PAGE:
Recently, TV talk show host Oprah interviewed Kristin Armstrong, former wife of champion cyclist Lance Armstrong, on "The Truth About Marriage." In the hour-long show, Armstrong warns against marriage's ability to erode your self-identity.
In a Glamour magazine article, Armstrong declares:
"Here is the truth as I see it: Marriage has the potential to erode the very fiber of your identity. If you aren't careful, it can tempt you to become a 'yes woman' for the sake of salvaging your romantic dream. It can lure you into a pattern of pleasing that will turn you into someone you'll hardly recognize and probably won't like. I am warning you because I only wish someone had warned me...If I were to do things over again, I wouldn't have thrown myself so irrevocably into my new life. I would have guarded the things that made me feel like me."
I didn't see the show, but Suzanne Venker did. She gives an insightful response to Armstrong's interview and magazine article. The problem isn't marriage; rather, she says, it's our view of it:
"No doubt her heart is in the right place, and she has at least recognized that something is amiss in modern marriage. Unfortunately, her revelation isn’t revelatory. Today’s wives are not losing their identities in droves. [Feminist Betty] Friedan hit that nerve some forty years ago, and the drum has been beaten to death; it is a danger that women today are quite alert to.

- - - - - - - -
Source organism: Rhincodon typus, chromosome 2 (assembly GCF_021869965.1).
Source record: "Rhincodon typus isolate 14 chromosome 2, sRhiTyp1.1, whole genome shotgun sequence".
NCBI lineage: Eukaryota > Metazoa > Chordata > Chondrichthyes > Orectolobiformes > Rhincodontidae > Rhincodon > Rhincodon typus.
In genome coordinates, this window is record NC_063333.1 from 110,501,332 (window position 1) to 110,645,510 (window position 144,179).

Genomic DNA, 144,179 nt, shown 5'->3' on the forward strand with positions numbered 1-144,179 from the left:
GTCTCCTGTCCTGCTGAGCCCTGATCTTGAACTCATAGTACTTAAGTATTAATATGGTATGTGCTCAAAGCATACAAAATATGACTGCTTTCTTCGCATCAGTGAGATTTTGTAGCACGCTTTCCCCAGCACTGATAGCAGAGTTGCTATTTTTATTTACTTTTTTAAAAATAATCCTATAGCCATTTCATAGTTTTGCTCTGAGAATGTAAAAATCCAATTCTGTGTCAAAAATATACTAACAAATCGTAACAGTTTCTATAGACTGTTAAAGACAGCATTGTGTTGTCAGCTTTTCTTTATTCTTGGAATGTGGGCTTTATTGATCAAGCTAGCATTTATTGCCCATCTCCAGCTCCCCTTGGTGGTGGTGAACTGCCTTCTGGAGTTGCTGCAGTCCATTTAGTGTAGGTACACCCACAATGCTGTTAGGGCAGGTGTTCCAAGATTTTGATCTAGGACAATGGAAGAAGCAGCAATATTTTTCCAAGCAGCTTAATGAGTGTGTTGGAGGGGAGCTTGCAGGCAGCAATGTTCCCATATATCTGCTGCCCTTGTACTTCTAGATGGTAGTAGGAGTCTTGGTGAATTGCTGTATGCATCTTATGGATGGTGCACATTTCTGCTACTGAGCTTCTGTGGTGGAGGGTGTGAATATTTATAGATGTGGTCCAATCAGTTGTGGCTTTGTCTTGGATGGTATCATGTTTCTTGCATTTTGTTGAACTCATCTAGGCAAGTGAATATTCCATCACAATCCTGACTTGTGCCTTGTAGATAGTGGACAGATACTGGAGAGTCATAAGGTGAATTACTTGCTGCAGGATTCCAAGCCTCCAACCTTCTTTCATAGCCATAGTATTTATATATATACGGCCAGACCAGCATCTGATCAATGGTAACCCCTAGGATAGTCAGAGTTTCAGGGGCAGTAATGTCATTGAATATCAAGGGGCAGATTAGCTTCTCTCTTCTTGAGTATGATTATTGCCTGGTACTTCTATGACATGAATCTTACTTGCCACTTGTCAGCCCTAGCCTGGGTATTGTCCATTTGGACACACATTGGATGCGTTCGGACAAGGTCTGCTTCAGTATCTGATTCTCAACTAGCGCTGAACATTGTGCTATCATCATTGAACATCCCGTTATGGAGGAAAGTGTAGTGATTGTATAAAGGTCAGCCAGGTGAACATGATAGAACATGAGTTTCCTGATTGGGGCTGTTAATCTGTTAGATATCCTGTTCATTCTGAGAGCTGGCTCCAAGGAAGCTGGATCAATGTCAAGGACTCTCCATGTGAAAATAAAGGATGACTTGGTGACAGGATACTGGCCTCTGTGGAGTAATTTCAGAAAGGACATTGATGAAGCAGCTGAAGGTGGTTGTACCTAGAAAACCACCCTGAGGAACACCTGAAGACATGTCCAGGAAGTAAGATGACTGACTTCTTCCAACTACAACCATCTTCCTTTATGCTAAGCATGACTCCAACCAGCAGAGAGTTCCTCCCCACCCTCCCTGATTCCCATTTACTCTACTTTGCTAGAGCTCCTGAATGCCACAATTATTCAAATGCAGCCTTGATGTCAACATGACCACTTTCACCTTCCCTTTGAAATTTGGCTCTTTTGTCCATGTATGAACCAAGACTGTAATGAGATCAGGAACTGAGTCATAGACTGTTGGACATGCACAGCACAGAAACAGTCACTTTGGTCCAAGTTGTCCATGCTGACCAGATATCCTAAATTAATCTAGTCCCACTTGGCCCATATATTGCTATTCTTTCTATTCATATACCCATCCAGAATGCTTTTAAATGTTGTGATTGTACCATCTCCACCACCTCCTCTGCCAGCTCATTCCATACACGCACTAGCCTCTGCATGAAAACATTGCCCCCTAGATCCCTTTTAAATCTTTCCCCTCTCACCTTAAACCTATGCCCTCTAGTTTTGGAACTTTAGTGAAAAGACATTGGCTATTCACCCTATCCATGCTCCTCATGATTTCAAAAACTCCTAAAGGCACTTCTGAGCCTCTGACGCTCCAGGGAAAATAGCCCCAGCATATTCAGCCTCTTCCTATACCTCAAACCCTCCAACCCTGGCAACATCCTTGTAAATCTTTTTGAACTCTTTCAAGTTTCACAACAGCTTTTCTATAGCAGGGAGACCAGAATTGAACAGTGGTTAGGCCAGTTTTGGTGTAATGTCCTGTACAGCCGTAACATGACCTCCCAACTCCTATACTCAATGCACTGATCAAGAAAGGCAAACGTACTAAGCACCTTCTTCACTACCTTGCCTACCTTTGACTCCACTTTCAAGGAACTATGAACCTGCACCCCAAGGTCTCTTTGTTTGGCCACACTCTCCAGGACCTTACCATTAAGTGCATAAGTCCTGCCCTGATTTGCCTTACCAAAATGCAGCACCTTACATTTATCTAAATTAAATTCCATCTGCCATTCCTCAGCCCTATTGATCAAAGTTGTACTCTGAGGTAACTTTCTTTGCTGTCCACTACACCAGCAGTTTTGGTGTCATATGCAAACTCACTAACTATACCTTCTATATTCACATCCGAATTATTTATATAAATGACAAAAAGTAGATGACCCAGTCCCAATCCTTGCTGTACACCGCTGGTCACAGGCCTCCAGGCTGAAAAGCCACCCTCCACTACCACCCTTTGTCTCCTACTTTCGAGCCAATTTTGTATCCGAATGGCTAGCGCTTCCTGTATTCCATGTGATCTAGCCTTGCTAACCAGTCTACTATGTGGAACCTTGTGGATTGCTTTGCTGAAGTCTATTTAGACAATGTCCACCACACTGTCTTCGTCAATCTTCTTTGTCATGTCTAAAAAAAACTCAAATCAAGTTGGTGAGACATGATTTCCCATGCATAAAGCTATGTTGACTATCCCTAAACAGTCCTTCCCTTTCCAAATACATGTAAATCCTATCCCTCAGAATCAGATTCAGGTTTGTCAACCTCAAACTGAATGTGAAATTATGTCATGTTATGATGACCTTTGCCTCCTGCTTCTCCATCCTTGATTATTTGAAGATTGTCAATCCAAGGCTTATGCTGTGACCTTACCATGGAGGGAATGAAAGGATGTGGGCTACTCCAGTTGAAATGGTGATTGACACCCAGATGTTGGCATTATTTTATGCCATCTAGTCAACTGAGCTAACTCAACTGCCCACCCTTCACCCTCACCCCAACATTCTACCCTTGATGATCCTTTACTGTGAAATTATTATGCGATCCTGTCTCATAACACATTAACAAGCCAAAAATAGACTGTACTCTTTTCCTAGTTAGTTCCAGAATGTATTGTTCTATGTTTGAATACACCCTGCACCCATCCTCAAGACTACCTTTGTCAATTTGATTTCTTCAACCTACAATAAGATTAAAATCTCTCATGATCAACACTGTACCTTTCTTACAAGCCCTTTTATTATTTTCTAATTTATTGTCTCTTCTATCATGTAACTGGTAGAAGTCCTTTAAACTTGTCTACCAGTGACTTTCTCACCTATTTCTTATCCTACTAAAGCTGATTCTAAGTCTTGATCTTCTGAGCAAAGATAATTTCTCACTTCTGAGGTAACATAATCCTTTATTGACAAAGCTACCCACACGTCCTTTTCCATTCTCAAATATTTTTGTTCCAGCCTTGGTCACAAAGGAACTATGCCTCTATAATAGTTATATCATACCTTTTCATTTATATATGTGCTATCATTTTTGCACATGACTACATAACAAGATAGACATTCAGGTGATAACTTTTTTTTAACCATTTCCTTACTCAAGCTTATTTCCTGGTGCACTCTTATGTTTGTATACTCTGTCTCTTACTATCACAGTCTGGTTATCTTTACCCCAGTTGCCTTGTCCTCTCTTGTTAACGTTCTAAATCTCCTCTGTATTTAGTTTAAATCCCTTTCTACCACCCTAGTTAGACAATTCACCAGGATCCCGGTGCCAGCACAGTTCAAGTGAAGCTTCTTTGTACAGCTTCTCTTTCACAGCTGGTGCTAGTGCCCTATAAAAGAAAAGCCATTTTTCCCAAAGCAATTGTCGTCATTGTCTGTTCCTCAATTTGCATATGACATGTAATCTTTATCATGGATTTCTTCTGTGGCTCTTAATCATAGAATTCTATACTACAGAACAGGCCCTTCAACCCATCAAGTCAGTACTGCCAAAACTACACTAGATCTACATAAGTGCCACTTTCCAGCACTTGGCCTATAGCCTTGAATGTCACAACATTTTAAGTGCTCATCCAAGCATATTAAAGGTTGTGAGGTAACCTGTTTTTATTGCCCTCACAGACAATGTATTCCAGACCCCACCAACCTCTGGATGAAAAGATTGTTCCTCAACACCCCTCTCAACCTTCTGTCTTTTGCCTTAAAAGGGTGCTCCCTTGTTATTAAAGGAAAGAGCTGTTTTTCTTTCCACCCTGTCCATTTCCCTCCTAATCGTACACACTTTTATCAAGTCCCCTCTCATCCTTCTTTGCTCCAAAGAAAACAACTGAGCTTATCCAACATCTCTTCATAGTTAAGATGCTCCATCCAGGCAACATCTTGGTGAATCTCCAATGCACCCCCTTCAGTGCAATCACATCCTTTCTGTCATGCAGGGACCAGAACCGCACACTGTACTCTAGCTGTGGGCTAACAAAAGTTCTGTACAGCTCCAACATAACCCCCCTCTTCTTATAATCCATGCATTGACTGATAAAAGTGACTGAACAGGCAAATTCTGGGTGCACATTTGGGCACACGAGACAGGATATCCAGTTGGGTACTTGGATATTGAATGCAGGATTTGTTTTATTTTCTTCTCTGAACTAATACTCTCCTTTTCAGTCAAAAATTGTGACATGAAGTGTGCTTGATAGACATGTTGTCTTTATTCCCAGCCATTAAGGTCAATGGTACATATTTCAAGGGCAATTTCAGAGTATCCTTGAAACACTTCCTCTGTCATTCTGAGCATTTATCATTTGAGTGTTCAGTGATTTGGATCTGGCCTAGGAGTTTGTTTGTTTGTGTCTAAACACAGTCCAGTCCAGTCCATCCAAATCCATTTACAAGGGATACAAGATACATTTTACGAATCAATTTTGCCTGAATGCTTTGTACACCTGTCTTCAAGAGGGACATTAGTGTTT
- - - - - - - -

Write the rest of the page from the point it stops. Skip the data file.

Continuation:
The real conspiracy — though I don’t believe the neglect is sinister, and thus perhaps “conspiracy” isn’t the word — is the silence about how hard marriage is. Not only does being married involve sacrifice that is sometimes overwhelming; it is also not, as we are taught, about being in love. It’s much more about practicality and usefulness than we wish it were."
No doubt marriage is hard. It precisely difficult because, as Mike Mason writes in his classic book The Mystery of Marriage, "A marriage is not a joining of two worlds, but an abandoning of two worlds in order that one new one might be formed" (p. 91).
Christian marriage requires that I give up my rights to self. But in so doing, something beautiful happens. Through the hard work of marriage, self gets transformed. It's akin to the demand and promise of Jesus in Mark 8:34-35--those who give up their life surprisingly find that they've gained it.
That's the ideal. That's the aim.
Reality--and the work--is awaiting me when I get home to the wife and kids.